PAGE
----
"It is very important that (businesses) don't ignore this, and start paying attention to these communities," she said.
The devastation of Hurricane Sandy proved again how critical it is to be prepared for all types of disasters. The desire to be ready to take on the worst is increasing the need for consultants who can help guide businesses through the necessary steps for protecting all pieces of their company — from physical buildings to online documents — in case of a manmade or natural disaster.
"Unfortunately, we are in a cycle of more frequent and severe weather events, coupled with an alarming occurrence of freak events," Barry W. Scanlon, president of crisis management and public safety consulting firm Witt Associates, told BusinessNewsDaily. "This has led more and more leaders and businesses to realize that if they are not prepared for all hazards and crisis events, their hard work and growth can be lost in a moment’s notice."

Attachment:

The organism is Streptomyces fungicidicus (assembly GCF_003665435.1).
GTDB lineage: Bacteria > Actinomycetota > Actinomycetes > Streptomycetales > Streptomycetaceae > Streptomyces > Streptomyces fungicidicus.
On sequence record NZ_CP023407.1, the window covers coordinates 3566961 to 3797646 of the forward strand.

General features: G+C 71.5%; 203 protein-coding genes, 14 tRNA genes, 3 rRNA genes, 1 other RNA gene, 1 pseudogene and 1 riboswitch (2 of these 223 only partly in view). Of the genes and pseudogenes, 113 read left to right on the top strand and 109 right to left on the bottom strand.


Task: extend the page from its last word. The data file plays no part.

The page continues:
Apps, websites, e-commerce options are now considered must-haves for any business. But it's no good having them if they don't work properly.
This has put testing services — businesses that specialize in testing applications and software to make sure it works as intended — in hot demand. One such company is SOASTA, which offers cloud-testing services for clients.
There's room in this market for growth, with businesses that specializes in niche testing having an edge over broader testing services.
As people become more attached to their favorite gadgets, enterprising business owners can serve that market by designing clothes that integrates the technology.
One company at the forefront of this trend is Alphyn Industries, which merges technology with everyday clothing items, such as jackets, pants and shirts.
"Technology is rapidly changing the way we make, wear and use our clothes," said Ben Raviv, CEO of AlphynIndustries. "Today we have highly advanced materials available to us, so technology finds its way into things we take for granted. There are great technologies out there that need to find their way into the clothes we wear. And if the designs are solving a basic need through technology, people will buy it."